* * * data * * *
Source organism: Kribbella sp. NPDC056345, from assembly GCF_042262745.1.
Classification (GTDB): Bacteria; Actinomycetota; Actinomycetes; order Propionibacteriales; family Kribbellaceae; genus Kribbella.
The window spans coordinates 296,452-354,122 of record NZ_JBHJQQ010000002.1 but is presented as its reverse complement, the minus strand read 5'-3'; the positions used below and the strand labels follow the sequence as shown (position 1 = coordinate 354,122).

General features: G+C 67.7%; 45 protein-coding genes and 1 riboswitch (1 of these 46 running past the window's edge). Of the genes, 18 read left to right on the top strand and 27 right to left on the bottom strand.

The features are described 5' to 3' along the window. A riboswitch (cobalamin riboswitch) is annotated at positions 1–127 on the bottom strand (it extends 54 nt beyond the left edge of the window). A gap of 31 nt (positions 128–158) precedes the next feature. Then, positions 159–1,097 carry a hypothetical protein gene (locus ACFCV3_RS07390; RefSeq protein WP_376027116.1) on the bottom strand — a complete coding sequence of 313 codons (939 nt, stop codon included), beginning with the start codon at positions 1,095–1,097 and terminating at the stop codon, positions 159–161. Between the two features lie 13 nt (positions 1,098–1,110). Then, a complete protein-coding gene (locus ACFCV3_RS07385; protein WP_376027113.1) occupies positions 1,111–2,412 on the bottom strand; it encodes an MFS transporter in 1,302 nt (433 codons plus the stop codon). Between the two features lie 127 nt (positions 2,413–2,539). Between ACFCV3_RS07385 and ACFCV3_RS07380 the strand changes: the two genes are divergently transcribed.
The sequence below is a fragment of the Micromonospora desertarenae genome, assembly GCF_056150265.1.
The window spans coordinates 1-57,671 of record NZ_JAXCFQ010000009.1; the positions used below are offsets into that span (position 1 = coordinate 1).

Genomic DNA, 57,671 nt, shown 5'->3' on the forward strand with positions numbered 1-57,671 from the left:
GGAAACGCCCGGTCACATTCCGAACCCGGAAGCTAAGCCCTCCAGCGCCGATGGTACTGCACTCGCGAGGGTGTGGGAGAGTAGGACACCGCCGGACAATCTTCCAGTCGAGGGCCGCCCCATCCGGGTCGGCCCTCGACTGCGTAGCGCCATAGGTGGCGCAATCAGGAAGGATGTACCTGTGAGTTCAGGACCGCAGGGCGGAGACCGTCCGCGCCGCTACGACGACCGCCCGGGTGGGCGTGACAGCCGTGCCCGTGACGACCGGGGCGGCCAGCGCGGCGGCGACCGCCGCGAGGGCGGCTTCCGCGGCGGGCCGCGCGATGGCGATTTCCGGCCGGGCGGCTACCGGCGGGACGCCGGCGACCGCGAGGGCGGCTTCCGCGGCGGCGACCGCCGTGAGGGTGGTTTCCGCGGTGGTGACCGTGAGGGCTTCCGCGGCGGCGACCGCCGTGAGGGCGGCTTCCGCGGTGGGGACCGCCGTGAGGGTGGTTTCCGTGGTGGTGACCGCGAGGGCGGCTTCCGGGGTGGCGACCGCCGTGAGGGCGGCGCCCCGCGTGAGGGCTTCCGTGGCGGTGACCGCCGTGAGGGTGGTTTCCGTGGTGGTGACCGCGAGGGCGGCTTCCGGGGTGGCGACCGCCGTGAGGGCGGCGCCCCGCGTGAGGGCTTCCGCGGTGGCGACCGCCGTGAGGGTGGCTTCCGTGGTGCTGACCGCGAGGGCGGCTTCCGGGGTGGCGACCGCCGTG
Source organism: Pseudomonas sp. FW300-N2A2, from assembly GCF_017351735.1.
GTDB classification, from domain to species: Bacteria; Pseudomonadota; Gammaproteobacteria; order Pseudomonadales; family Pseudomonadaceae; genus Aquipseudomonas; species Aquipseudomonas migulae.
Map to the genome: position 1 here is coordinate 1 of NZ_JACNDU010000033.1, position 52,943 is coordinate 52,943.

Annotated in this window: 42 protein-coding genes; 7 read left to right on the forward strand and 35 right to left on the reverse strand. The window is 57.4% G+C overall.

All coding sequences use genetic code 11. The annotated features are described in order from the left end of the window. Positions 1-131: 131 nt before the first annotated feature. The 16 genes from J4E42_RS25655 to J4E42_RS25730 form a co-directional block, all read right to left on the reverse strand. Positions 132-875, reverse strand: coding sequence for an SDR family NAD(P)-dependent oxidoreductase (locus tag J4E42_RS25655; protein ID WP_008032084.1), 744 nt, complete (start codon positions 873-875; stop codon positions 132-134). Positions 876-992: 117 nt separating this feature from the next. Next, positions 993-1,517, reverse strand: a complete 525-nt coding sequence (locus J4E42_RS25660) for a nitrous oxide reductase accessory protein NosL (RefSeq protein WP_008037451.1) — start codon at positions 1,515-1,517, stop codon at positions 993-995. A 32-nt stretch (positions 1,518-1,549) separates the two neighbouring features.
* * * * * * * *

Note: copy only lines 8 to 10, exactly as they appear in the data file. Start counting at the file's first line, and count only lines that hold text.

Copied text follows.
Genomic DNA, 57,671 nt, shown 5'->3' on the forward strand with positions numbered 1-57,671 from the left:
GGAAACGCCCGGTCACATTCCGAACCCGGAAGCTAAGCCCTCCAGCGCCGATGGTACTGCACTCGCGAGGGTGTGGGAGAGTAGGACACCGCCGGACAATCTTCCAGTCGAGGGCCGCCCCATCCGGGTCGGCCCTCGACTGCGTAGCGCCATAGGTGGCGCAATCAGGAAGGATGTACCTGTGAGTTCAGGACCGCAGGGCGGAGACCGTCCGCGCCGCTACGACGACCGCCCGGGTGGGCGTGACAGCCGTGCCCGTGACGACCGGGGCGGCCAGCGCGGCGGCGACCGCCGCGAGGGCGGCTTCCGCGGCGGGCCGCGCGATGGCGATTTCCGGCCGGGCGGCTACCGGCGGGACGCCGGCGACCGCGAGGGCGGCTTCCGCGGCGGCGACCGCCGTGAGGGTGGTTTCCGCGGTGGTGACCGTGAGGGCTTCCGCGGCGGCGACCGCCGTGAGGGCGGCTTCCGCGGTGGGGACCGCCGTGAGGGTGGTTTCCGTGGTGGTGACCGCGAGGGCGGCTTCCGGGGTGGCGACCGCCGTGAGGGCGGCGCCCCGCGTGAGGGCTTCCGTGGCGGTGACCGCCGTGAGGGTGGTTTCCGTGGTGGTGACCGCGAGGGCGGCTTCCGGGGTGGCGACCGCCGTGAGGGCGGCGCCCCGCGTGAGGGCTTCCGCGGTGGCGACCGCCGTGAGGGTGGCTTCCGTGGTGCTGACCGCGAGGGCGGCTTCCGGGGTGGCGACCGCCGTG
Source organism: Pseudomonas sp. FW300-N2A2, from assembly GCF_017351735.1.